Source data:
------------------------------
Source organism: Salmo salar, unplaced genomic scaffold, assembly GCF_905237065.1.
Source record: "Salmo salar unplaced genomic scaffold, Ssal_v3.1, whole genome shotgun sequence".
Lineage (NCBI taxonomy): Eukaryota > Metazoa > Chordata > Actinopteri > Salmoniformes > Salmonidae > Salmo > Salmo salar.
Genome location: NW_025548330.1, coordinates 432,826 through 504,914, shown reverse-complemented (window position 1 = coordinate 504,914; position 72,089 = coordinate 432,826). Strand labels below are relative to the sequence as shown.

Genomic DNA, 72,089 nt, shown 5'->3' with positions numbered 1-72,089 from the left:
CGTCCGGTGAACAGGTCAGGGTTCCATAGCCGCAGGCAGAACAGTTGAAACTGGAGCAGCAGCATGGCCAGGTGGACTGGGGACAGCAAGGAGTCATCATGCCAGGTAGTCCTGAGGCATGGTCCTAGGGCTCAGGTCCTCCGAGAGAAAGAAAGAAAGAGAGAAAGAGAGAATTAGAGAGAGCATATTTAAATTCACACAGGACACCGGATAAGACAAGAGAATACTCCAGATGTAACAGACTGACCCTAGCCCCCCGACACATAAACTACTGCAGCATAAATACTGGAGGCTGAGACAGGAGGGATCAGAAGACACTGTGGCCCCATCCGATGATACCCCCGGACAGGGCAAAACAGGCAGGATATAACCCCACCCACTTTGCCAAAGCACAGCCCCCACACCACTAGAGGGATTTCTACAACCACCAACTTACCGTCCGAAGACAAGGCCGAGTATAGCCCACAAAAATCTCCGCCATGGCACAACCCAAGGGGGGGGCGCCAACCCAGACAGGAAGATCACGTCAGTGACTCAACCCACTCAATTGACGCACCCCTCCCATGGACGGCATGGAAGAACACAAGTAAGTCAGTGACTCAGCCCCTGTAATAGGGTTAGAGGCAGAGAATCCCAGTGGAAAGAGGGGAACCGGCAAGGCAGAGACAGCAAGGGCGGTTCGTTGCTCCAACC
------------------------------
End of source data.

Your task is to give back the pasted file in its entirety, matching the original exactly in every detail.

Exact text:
Source organism: Salmo salar, unplaced genomic scaffold, assembly GCF_905237065.1.
Source record: "Salmo salar unplaced genomic scaffold, Ssal_v3.1, whole genome shotgun sequence".
Lineage (NCBI taxonomy): Eukaryota > Metazoa > Chordata > Actinopteri > Salmoniformes > Salmonidae > Salmo > Salmo salar.
Genome location: NW_025548330.1, coordinates 432,826 through 504,914, shown reverse-complemented (window position 1 = coordinate 504,914; position 72,089 = coordinate 432,826). Strand labels below are relative to the sequence as shown.

Genomic DNA, 72,089 nt, shown 5'->3' with positions numbered 1-72,089 from the left:
CGTCCGGTGAACAGGTCAGGGTTCCATAGCCGCAGGCAGAACAGTTGAAACTGGAGCAGCAGCATGGCCAGGTGGACTGGGGACAGCAAGGAGTCATCATGCCAGGTAGTCCTGAGGCATGGTCCTAGGGCTCAGGTCCTCCGAGAGAAAGAAAGAAAGAGAGAAAGAGAGAATTAGAGAGAGCATATTTAAATTCACACAGGACACCGGATAAGACAAGAGAATACTCCAGATGTAACAGACTGACCCTAGCCCCCCGACACATAAACTACTGCAGCATAAATACTGGAGGCTGAGACAGGAGGGATCAGAAGACACTGTGGCCCCATCCGATGATACCCCCGGACAGGGCAAAACAGGCAGGATATAACCCCACCCACTTTGCCAAAGCACAGCCCCCACACCACTAGAGGGATTTCTACAACCACCAACTTACCGTCCGAAGACAAGGCCGAGTATAGCCCACAAAAATCTCCGCCATGGCACAACCCAAGGGGGGGGCGCCAACCCAGACAGGAAGATCACGTCAGTGACTCAACCCACTCAATTGACGCACCCCTCCCATGGACGGCATGGAAGAACACAAGTAAGTCAGTGACTCAGCCCCTGTAATAGGGTTAGAGGCAGAGAATCCCAGTGGAAAGAGGGGAACCGGCAAGGCAGAGACAGCAAGGGCGGTTCGTTGCTCCAACC